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Definition: About 2000 years ago, the Roman Empire reached the northwest coast of Germany, where (according to reports from Plinius and Tacitus) they met the formidable Frisians. The Frisians were one of the major Germanic tribes in barbarian Europe (others included the Saxons and the Angles), based primarily in the Netherlands, South Scandinavia, Denmark and the Weser/Oder region.

The Frisians are the main reason the Romans were kept mostly south of the Rhine; about 450 they crossed the North Sea and invaded England, settling in Kent, East Anglia and Lincolnshire. They remained an important force from the latter part of the Roman period through about 800 AD, when Charlemagne conquered most of Europe. Since then, they continue to keep their cultural identity and language alive today.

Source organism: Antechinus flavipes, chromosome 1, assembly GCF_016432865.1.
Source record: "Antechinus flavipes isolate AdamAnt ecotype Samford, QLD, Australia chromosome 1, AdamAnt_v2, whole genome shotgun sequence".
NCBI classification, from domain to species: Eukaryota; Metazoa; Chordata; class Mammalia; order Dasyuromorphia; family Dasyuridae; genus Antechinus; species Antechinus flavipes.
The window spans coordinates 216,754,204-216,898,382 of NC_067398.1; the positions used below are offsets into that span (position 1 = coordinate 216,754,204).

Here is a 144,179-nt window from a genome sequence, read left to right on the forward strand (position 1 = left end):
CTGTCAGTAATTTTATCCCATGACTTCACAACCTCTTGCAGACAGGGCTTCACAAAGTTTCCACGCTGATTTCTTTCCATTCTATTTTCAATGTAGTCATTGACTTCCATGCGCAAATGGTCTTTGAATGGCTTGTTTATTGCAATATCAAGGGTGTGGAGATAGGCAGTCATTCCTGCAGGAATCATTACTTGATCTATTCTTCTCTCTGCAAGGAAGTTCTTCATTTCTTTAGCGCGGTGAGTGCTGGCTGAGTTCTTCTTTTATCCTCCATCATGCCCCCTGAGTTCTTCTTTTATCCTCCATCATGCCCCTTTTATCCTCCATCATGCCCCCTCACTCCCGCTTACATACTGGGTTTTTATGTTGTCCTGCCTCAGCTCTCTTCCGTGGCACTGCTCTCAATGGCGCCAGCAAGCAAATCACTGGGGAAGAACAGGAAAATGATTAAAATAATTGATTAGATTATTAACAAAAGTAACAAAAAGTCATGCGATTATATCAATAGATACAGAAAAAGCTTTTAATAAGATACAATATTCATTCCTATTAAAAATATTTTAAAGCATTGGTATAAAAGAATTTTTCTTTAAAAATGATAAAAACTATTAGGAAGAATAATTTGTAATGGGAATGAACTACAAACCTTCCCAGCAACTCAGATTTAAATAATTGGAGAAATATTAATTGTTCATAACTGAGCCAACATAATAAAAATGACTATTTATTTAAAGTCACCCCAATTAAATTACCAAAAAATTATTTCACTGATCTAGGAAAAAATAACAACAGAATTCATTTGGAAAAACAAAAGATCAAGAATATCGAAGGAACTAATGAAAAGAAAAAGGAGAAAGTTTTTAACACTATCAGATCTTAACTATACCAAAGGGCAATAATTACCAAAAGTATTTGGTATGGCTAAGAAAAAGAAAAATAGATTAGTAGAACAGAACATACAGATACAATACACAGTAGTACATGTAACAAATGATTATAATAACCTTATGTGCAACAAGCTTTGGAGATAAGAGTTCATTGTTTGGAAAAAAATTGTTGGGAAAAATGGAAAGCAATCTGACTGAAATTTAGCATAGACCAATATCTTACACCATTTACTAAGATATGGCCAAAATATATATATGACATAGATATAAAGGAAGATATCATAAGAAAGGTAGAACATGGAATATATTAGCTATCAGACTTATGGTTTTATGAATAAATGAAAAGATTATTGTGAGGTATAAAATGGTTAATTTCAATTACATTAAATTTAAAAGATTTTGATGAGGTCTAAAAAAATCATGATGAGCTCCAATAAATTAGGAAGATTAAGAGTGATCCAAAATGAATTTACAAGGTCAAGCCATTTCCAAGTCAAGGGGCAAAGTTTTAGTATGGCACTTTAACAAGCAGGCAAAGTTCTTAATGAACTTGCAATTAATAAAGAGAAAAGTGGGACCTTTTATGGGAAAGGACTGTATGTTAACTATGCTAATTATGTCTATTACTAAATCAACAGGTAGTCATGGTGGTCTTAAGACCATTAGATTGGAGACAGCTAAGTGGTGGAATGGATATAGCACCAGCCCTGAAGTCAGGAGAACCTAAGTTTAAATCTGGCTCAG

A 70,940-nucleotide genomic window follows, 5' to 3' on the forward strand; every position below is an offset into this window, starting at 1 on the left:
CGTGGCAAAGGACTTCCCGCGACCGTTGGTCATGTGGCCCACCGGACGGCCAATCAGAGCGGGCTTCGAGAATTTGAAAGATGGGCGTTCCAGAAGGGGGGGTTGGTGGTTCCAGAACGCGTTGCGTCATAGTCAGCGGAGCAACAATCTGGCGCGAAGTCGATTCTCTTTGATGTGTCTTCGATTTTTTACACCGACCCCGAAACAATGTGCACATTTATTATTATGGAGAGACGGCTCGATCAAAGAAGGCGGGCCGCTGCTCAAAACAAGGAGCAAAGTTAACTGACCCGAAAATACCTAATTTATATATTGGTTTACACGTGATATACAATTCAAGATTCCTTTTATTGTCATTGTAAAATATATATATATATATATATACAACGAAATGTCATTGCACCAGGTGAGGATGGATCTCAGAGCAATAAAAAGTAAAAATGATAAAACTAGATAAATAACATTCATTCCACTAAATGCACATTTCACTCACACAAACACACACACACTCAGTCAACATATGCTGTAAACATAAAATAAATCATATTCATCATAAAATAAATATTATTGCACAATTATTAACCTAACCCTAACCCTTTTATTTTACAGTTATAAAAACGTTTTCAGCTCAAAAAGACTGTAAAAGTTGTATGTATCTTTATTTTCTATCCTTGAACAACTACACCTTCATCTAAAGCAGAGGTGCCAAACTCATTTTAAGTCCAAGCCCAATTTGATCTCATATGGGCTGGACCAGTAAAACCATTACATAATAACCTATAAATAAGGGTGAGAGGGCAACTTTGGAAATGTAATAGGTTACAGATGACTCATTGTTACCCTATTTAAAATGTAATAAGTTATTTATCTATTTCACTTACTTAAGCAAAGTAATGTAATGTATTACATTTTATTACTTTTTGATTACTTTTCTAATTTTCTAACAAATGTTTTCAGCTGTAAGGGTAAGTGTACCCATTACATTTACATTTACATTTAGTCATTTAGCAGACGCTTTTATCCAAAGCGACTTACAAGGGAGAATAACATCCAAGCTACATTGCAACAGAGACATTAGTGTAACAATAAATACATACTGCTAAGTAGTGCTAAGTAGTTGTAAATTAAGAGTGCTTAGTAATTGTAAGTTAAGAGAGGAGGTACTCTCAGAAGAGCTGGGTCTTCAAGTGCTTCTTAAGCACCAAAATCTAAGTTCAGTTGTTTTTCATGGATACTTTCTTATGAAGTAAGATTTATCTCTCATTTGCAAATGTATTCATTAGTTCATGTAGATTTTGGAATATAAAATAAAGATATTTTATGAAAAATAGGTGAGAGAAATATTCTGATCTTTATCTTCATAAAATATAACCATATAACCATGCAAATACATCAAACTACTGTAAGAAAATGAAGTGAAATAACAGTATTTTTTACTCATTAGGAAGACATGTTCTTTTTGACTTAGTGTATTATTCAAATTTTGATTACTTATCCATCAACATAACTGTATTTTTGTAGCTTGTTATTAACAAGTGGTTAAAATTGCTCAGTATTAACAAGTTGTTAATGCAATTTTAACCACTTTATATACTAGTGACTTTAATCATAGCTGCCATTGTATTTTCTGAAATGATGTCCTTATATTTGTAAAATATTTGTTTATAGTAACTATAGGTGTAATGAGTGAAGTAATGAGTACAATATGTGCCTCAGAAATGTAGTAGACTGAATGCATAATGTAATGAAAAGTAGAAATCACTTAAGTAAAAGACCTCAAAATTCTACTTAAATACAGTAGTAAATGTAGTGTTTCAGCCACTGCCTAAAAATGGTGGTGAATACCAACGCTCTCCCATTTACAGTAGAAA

Cunliffe, Barry. 1994. Barbarian Europe. In Prehistoric Europe: An Illustrated History. Oxford University Press, Oxford.

This glossary entry is part of the Dictionary of Archaeology. Thanks to Johannes van den Heuvel for information on the Frisians.

Alternate Spellings: Frisii; the country is Frisia or Friesland
Wijnaldum-Tjitsma, Dorestad (the Netherlands)

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